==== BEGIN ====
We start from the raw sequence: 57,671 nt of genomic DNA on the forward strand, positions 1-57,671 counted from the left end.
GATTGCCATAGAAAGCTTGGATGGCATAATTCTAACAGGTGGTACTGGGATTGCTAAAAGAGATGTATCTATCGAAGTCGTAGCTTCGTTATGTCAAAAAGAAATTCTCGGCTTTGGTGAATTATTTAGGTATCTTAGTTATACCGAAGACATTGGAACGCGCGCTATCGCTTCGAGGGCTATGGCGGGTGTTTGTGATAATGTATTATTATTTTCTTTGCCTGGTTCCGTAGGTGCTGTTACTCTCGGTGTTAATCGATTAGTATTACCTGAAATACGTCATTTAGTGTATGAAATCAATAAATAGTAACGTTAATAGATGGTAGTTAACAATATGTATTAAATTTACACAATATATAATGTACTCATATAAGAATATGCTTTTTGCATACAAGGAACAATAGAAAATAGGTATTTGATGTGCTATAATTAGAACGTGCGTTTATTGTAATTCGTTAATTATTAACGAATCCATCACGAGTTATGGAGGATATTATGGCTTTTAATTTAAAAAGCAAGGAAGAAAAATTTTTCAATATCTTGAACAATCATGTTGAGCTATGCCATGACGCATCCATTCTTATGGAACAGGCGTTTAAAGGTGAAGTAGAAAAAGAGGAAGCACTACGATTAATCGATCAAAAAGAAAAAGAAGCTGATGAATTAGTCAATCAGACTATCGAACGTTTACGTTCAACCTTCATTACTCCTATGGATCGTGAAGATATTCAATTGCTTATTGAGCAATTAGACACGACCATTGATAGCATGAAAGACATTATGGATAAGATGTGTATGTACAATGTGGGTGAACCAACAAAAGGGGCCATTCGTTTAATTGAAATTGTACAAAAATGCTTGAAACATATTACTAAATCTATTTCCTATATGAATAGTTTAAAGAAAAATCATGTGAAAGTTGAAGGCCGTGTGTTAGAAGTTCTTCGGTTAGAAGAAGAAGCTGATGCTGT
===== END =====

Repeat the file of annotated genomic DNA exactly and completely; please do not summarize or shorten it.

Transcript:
We start from the raw sequence: 57,671 nt of genomic DNA on the forward strand, positions 1-57,671 counted from the left end.
GATTGCCATAGAAAGCTTGGATGGCATAATTCTAACAGGTGGTACTGGGATTGCTAAAAGAGATGTATCTATCGAAGTCGTAGCTTCGTTATGTCAAAAAGAAATTCTCGGCTTTGGTGAATTATTTAGGTATCTTAGTTATACCGAAGACATTGGAACGCGCGCTATCGCTTCGAGGGCTATGGCGGGTGTTTGTGATAATGTATTATTATTTTCTTTGCCTGGTTCCGTAGGTGCTGTTACTCTCGGTGTTAATCGATTAGTATTACCTGAAATACGTCATTTAGTGTATGAAATCAATAAATAGTAACGTTAATAGATGGTAGTTAACAATATGTATTAAATTTACACAATATATAATGTACTCATATAAGAATATGCTTTTTGCATACAAGGAACAATAGAAAATAGGTATTTGATGTGCTATAATTAGAACGTGCGTTTATTGTAATTCGTTAATTATTAACGAATCCATCACGAGTTATGGAGGATATTATGGCTTTTAATTTAAAAAGCAAGGAAGAAAAATTTTTCAATATCTTGAACAATCATGTTGAGCTATGCCATGACGCATCCATTCTTATGGAACAGGCGTTTAAAGGTGAAGTAGAAAAAGAGGAAGCACTACGATTAATCGATCAAAAAGAAAAAGAAGCTGATGAATTAGTCAATCAGACTATCGAACGTTTACGTTCAACCTTCATTACTCCTATGGATCGTGAAGATATTCAATTGCTTATTGAGCAATTAGACACGACCATTGATAGCATGAAAGACATTATGGATAAGATGTGTATGTACAATGTGGGTGAACCAACAAAAGGGGCCATTCGTTTAATTGAAATTGTACAAAAATGCTTGAAACATATTACTAAATCTATTTCCTATATGAATAGTTTAAAGAAAAATCATGTGAAAGTTGAAGGCCGTGTGTTAGAAGTTCTTCGGTTAGAAGAAGAAGCTGATGCTGT